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IMF lowers its forecast for global economic growth to 3.6% in 2022

On April 19, the International Monetary Fund reduced its forecast for global economic growth during 2022 and 2023 by 0.8% and 0.2% respectively, compared to the update of the global economic prospects in January, by 3.6% in the two years.

In the latest World Economic Outlook report released on April 19 during the Spring Meetings of the Fund and the World Bank, the Fund stated that global growth is also expected to decline to 3.3% in the medium term, while employment and production rates will usually remain below pre-pandemic rates until 2026.

The report attributed the decline in estimates largely due to the Russian-Ukrainian war, which caused a severe setback to the global recovery, slowing growth and increasing inflation rates significantly

Despite the previous forecasts issued last January, which suggested a recovery in the global recovery in the second quarter of this year after a short-term impact of the Omicron mutation, and since then, the outlook has deteriorated due to the war that caused a rise in food prices globally. Moreover, it revealed a lack of recovery of the entire global economy after the pandemic and showed a great contrast between the economic recovery of advanced economies, emerging markets and developing economy.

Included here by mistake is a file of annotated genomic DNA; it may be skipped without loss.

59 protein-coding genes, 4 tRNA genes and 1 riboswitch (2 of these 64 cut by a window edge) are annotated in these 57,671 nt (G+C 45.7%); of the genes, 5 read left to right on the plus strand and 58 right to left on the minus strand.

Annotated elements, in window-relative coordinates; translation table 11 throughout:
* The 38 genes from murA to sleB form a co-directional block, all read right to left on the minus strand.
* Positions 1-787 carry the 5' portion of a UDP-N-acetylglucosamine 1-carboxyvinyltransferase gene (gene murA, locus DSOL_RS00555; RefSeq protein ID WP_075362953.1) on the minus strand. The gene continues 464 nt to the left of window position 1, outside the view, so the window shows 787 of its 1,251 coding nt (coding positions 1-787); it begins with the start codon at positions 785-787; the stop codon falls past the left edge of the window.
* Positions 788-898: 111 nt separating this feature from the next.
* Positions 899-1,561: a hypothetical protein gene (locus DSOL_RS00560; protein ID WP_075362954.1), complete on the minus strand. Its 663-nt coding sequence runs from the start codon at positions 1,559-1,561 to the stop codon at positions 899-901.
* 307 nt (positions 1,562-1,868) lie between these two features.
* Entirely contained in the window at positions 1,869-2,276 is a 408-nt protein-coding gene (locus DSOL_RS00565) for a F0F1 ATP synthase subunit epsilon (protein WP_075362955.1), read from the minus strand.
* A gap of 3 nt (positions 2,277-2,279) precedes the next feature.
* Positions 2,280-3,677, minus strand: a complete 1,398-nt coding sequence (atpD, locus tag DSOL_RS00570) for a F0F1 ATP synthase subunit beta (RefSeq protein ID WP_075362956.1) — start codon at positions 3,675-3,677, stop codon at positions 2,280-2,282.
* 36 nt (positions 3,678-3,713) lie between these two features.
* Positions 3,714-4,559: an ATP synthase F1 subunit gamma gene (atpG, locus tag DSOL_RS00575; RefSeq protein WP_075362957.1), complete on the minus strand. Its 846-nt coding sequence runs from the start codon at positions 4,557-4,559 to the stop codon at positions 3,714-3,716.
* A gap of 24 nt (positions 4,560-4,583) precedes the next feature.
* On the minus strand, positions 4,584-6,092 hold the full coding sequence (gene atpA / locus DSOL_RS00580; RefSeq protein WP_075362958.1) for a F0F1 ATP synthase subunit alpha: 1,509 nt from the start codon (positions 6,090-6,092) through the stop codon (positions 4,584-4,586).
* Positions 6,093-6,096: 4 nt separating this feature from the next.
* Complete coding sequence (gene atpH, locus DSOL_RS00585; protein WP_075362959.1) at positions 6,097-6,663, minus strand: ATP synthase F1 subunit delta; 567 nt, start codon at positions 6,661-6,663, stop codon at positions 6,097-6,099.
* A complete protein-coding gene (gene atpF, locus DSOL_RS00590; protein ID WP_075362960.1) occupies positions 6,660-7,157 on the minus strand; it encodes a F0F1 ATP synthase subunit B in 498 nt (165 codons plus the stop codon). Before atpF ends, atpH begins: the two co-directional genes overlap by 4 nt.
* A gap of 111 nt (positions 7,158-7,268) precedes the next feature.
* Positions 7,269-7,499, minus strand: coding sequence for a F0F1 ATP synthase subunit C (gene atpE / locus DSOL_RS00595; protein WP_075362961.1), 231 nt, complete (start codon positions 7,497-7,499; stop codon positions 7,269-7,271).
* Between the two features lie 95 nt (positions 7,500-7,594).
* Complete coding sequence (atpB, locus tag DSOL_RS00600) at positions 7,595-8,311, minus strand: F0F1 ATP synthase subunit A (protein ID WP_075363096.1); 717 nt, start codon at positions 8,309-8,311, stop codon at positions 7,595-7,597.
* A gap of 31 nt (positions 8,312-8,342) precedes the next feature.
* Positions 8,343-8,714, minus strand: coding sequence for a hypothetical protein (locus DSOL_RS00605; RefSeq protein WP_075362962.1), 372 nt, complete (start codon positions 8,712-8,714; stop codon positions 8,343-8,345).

In addition to the economic fallout from the war on the global economy, the frequent and widespread shutdowns in China have slowed economic activity and created new bottlenecks in global supply chains, and price pressures have caused many countries to tighten monetary policies.

The inflation rate is predicted to remain high for a lengthier period than it was in previous forecasts, driven by the rise in commodity prices due to the war and price pressures, with inflation expected to register at 5.7% in advanced economies and 8.7% in emerging markets and developing economies, up by 1.8% and 2.8% over what was expected in January.

The exacerbation of supply and demand imbalances, including those caused by the war and additional increases in commodity prices are likely to lead to continued high inflation and increased expectations of inflation and wage growth.



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